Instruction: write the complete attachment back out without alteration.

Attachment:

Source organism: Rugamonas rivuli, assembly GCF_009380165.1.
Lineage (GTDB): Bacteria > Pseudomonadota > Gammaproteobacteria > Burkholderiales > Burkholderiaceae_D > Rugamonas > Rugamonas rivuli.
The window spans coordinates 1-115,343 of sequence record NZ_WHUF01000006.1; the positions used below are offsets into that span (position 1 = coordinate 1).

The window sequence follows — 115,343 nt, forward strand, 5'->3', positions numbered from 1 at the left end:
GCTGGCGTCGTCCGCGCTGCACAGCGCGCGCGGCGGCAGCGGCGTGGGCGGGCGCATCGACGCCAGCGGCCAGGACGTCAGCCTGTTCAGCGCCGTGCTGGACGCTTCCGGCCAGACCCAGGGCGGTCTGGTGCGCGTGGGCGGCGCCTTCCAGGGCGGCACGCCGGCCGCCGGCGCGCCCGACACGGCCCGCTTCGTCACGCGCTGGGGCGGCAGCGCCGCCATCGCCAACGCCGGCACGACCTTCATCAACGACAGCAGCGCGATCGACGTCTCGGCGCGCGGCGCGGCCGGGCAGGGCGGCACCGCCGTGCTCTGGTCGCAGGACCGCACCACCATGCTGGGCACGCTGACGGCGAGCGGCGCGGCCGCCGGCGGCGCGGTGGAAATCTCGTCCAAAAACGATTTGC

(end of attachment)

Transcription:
Source organism: Rugamonas rivuli, assembly GCF_009380165.1.
Lineage (GTDB): Bacteria > Pseudomonadota > Gammaproteobacteria > Burkholderiales > Burkholderiaceae_D > Rugamonas > Rugamonas rivuli.
The window spans coordinates 1-115,343 of sequence record NZ_WHUF01000006.1; the positions used below are offsets into that span (position 1 = coordinate 1).

The window sequence follows — 115,343 nt, forward strand, 5'->3', positions numbered from 1 at the left end:
GCTGGCGTCGTCCGCGCTGCACAGCGCGCGCGGCGGCAGCGGCGTGGGCGGGCGCATCGACGCCAGCGGCCAGGACGTCAGCCTGTTCAGCGCCGTGCTGGACGCTTCCGGCCAGACCCAGGGCGGTCTGGTGCGCGTGGGCGGCGCCTTCCAGGGCGGCACGCCGGCCGCCGGCGCGCCCGACACGGCCCGCTTCGTCACGCGCTGGGGCGGCAGCGCCGCCATCGCCAACGCCGGCACGACCTTCATCAACGACAGCAGCGCGATCGACGTCTCGGCGCGCGGCGCGGCCGGGCAGGGCGGCACCGCCGTGCTCTGGTCGCAGGACCGCACCACCATGCTGGGCACGCTGACGGCGAGCGGCGCGGCCGCCGGCGGCGCGGTGGAAATCTCGTCCAAAAACGATTTGC